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Cybercrime: How is data being stolen?

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There are a variety of perks of being in the Digital Age, such as online banking, online shopping and even online games. However, it also brings a whole host of threats too. These threats include fraud, identity theft, intellectual property theft, industrial espionage, service disruption, physical damage and even blackmail. All of these thefts have one thing in common, stolen data, and with data being the new cash, how is this data being stolen and what can you do about it?

It is reported that cyber-criminals are able to sell data on the dark web, without the victim without even knowing that their data has been copied or compromised! Contrary to popular belief, individuals may be targeted more so than big wealthy corporations. In particular, those that do not have security barriers in place, will provide hackers with access to their employers and other social and professional groups. This information can be used to then blackmail and provide critical details to allow the cash to flow! 

Ransomware is also frequently used to allow the hacker to access the data by obtaining a password. Another method that many hackers use is to form a fictitious romance with a targeted employee; this is not a particularly quick method for a hacker as it can take many months of 'grooming' for the hacker to obtain the information they desire. Sometimes they extort some form of compromising material to blackmail the victim into giving them more details. Once the hacker has extorted the money, they may use someone with a legitimate clean bank account in a foreign country, to wire the money to.

Another way that hackers use data to earn money is by infiltrating a companies network and then offering them a chance to 'close their security gaps' and charging a massive fee for the service, almost like a protection racket. This saves the company the embarrassment and the chance of losing custom, as well as earning the hackers a vast amount of money.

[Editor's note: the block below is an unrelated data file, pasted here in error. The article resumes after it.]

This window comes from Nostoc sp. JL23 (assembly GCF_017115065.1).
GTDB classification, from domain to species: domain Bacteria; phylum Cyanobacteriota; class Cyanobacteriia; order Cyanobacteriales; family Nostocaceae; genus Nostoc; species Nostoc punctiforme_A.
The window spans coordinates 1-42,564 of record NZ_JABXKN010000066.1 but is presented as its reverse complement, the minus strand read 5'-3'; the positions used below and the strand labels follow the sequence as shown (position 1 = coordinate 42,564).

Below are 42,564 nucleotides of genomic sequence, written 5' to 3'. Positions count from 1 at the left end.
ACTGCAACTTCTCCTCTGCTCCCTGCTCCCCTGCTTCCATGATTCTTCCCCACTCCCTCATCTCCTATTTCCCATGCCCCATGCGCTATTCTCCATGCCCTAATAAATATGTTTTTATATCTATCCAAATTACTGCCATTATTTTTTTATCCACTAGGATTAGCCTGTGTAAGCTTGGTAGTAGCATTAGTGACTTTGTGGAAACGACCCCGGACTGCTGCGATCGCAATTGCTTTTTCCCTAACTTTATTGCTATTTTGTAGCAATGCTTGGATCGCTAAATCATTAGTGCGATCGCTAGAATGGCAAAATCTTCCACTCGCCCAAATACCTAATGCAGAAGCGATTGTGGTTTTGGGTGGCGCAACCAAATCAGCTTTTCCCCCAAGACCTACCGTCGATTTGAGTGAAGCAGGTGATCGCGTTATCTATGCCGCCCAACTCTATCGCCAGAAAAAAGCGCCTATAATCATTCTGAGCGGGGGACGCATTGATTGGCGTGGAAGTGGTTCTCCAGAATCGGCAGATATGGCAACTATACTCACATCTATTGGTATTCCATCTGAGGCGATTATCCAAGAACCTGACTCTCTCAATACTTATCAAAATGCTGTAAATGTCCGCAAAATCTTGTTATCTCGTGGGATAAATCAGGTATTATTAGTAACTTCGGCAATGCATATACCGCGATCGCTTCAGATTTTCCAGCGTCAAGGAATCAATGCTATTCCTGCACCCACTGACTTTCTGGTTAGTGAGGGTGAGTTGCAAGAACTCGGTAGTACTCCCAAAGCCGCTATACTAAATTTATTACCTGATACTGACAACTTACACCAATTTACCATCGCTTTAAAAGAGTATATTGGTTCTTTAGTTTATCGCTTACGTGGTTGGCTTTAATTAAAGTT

Once your data is stolen, what can you do?

  1. Contact all of your financial service providers
    There is a level of uncertainty that comes with having your personal data stolen. In order to protect your finances and get past that hurdle, contact your financial services. This way they can make sure they can look out for any suspicious activity.
     
  2. Whoop whoop, it's the sound of the police!
    It is a good idea to let the police know what has happened. This will increase the amount of time credit unions will allow you to place a credit freeze on your account. There may also be a pattern and this will make the police aware of it, although the chances are that you may just get a crime reference number and a visit from a PC....
     
  3. Change your passwords and use 2 step authentication
    The easiest thing you can do is change your passwords on EVERYTHING. Yes, it is really boring and tedious but it will make sure that the hacker will not do it again. Don't use a simple numeric code on phones and tablets; change it to a complex alpha-numeric password. Also, it is a good idea to implement a password manager, as it allows you to store all your passwords. 
     
  4. Check your statements
    It is a good idea to be vigilant with your personal information. You can do this by regularly checking your bank and credit card statements for purchases you did not make. The transactions may not be big because the cyber criminal may be testing your account.
     
  5. Set a limit
    With the vast amount of social media platforms, it can be easy to share personal information. Stop this! Don't make it easy for thieves to steal your identity and only use a select few with STRONG password protection and ensure you use 2 step authentication! 

There you go folks, hackers may be making money from data but you, as an individual and an employee, can play your part in preventing this.

Haig & Co

3 Gatsby Court,
172 Holliday Street,
Birmingham, B1 1TJ

0121 796 0150
[email protected]